History of ideal weight and BMI

When it comes to health, you often come across the terms ‘ideal weight’ and ‘Body Mass Index’ (BMI). This article discusses the historical background of these terms. Answers are provided to questions such as: In what ways has the ideal weight been calculated in the past, what does BMI mean and how did it originate, how have the cut-off points been determined and is a high BMI always detrimental to health? The question arises for parents: does the BMI say anything about my child’s health?

The ideal weight

The ideal weight is a concept that is used everywhere in our society. Advertisements about slimming products and books by many diet gurus revolve around this concept. This term is regularly used in health columns in newspapers and magazines and in television programs. The ideal weight appears on countless websites on the Internet. It is a seemingly obvious concept that few people will question. However, upon closer examination it appears that the ideal weight is not as clear a concept as it seems at first glance. The most obvious question is not easy to answer: how do you calculate the ideal weight of a specific person? If it is assumed that there is such a thing as the ideal weight then it should be possible to calculate it. Many attempts have been made in the past to devise a formula to calculate what the ideal weight should be.

Broca’s Index

The forerunner in this was the French physician Pierre Broca. He was looking for a method that would allow doctors and pharmacists to easily and quickly determine the amount of medication for a specific patient that should be calculated per kilogram of body weight. In 1871 he developed Broca’s Index, a formula that could be used to calculate how much someone should normally weigh based on body height. According to Broca, this was the body weight that matched a certain height, if there was no underweight or overweight. According to his formula, normal weight was calculated as follows:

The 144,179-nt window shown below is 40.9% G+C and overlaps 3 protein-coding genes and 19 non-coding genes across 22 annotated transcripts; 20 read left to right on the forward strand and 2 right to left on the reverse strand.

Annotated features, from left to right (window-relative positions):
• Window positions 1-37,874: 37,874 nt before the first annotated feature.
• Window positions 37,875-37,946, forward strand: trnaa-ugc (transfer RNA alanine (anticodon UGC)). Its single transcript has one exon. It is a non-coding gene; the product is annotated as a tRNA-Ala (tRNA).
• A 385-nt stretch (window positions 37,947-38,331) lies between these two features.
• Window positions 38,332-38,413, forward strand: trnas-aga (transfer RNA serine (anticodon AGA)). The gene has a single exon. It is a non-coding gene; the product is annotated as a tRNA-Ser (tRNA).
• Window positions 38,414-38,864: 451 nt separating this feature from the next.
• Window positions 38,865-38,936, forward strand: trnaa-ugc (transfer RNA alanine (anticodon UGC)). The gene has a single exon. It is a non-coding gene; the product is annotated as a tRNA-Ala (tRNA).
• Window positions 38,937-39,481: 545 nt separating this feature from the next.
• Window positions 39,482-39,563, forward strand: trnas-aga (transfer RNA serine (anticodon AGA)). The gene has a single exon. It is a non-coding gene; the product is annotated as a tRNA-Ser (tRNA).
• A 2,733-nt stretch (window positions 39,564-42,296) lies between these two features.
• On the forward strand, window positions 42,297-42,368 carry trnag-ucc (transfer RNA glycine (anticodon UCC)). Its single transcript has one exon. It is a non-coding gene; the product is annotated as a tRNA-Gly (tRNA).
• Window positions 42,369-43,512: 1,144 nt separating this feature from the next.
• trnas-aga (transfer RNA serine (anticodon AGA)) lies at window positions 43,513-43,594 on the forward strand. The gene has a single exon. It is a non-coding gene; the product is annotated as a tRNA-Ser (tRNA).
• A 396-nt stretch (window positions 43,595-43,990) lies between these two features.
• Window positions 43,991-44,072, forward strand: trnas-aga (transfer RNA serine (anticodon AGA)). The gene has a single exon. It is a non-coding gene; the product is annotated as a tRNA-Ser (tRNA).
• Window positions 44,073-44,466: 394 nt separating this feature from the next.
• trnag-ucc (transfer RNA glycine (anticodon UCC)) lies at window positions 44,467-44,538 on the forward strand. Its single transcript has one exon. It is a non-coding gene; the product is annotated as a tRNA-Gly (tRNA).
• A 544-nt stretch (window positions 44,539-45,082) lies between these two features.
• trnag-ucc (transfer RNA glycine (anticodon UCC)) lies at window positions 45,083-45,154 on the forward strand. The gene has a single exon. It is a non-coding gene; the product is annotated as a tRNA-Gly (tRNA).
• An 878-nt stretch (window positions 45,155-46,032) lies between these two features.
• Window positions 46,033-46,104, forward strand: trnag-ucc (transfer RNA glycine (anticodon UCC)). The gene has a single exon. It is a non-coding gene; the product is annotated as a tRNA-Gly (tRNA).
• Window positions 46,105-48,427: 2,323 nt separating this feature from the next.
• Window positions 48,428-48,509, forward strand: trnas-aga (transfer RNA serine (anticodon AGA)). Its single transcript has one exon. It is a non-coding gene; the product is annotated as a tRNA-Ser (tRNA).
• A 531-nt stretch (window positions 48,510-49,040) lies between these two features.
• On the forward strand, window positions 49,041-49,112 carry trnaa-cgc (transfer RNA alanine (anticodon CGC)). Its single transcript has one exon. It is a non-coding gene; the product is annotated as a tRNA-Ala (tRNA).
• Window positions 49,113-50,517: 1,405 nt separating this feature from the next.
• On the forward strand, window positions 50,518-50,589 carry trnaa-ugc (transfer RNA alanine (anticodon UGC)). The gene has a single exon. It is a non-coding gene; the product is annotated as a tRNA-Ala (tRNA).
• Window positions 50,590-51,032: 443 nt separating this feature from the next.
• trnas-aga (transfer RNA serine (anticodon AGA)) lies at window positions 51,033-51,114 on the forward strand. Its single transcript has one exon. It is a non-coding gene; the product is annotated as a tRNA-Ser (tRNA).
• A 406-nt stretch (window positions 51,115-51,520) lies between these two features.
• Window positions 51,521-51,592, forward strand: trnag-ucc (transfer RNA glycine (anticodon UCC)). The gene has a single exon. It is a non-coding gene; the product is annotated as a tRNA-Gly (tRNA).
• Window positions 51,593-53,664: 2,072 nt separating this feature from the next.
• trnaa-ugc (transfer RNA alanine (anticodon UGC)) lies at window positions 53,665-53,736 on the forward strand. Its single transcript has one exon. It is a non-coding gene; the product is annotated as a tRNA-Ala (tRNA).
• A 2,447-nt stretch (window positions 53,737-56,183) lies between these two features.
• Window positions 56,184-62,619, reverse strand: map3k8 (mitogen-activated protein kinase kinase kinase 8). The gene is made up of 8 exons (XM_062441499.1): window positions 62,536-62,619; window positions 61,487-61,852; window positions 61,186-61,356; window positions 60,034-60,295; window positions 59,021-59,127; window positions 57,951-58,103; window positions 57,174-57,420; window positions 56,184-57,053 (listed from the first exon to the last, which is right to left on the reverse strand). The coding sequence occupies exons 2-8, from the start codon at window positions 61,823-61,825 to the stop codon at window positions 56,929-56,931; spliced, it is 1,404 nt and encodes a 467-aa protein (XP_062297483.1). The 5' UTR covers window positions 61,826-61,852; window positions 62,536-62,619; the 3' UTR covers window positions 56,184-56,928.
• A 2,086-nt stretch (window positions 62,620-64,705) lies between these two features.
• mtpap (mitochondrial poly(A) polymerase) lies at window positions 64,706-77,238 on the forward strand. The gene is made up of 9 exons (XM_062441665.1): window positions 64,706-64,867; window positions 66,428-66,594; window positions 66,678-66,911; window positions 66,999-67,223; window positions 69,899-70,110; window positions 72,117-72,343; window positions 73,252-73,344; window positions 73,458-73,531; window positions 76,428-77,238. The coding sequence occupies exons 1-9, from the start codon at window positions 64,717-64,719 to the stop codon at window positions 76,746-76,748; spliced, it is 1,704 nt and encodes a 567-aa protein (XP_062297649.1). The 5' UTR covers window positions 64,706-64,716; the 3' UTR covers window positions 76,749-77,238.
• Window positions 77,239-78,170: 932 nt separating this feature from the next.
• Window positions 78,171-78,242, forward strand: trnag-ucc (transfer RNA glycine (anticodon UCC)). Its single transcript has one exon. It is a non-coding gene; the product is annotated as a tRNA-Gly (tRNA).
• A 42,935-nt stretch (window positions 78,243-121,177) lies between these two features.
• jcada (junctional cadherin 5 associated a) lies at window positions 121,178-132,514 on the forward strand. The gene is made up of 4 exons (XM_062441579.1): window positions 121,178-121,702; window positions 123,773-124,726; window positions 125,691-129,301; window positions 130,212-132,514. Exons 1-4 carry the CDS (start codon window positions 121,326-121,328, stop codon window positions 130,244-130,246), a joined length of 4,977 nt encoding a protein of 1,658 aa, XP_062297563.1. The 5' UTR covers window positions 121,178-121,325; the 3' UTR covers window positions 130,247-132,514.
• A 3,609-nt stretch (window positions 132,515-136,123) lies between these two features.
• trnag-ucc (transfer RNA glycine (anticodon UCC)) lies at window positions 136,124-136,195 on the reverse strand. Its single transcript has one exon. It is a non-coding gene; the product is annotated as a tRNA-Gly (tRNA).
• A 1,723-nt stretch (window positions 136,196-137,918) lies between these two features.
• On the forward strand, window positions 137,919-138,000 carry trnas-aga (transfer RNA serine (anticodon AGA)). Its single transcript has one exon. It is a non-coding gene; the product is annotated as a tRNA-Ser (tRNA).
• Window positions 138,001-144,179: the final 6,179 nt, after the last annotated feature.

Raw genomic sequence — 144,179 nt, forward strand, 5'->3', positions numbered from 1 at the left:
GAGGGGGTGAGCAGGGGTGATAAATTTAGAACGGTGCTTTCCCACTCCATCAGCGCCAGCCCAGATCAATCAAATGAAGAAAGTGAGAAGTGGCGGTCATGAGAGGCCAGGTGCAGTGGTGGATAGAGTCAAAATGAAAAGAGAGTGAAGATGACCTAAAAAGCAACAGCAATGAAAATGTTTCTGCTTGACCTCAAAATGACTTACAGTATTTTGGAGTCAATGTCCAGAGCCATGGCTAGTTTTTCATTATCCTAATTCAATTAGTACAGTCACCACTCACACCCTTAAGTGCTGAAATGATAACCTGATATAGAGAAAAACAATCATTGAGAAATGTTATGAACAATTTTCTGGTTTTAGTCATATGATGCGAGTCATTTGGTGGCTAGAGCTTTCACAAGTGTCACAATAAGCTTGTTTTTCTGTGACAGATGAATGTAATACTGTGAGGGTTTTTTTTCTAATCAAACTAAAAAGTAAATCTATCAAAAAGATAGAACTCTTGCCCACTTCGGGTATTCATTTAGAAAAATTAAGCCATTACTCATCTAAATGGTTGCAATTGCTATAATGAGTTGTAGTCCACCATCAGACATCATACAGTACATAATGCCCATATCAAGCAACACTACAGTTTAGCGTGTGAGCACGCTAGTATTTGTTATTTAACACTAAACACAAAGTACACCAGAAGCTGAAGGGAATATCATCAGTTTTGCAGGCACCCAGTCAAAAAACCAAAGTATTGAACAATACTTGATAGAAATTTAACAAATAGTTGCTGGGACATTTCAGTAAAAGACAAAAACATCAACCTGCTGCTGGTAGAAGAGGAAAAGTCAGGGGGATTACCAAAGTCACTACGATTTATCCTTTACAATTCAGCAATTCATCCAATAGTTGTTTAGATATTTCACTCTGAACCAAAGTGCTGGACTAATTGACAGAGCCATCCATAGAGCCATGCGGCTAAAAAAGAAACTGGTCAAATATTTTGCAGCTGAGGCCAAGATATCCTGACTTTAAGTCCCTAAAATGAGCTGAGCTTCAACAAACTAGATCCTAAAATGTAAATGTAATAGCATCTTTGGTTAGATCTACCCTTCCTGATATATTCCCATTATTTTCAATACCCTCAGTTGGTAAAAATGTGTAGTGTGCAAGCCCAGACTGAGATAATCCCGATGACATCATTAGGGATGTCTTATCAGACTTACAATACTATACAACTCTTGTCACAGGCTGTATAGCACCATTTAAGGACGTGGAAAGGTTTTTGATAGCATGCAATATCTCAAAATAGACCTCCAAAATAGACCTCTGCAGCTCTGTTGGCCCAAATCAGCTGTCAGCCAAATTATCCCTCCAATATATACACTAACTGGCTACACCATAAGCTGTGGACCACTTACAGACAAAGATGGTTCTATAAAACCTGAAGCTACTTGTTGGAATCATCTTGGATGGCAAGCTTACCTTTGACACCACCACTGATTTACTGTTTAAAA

• Ideal weight (in kg) = height (in cm) – 100

Simply take the number of centimeters above 100 from the body height. That number should then be the ideal weight in kilos. Someone who is 180 centimeters tall should weigh 80 kilos according to Broca’s method. Broca’s principle of estimating weight based on body height has been used by many others to calculate ideal body weight. Over time, this resulted in a wide variety of formulas, all of which are based on Broca’s Index. Of unknown origin, the formula assumes the ideal weight for men should be 10% lower than Broca’s Index. According to this method, a man who is 180 centimeters tall should have an ideal weight of 72 kilos. According to this calculation, the percentage for women is even lower, at 15%. A woman with a height of 180 centimeters may not weigh more than 68 kilos. In addition to this relatively simple method, other formulas have also been devised over the years that were not based on this index.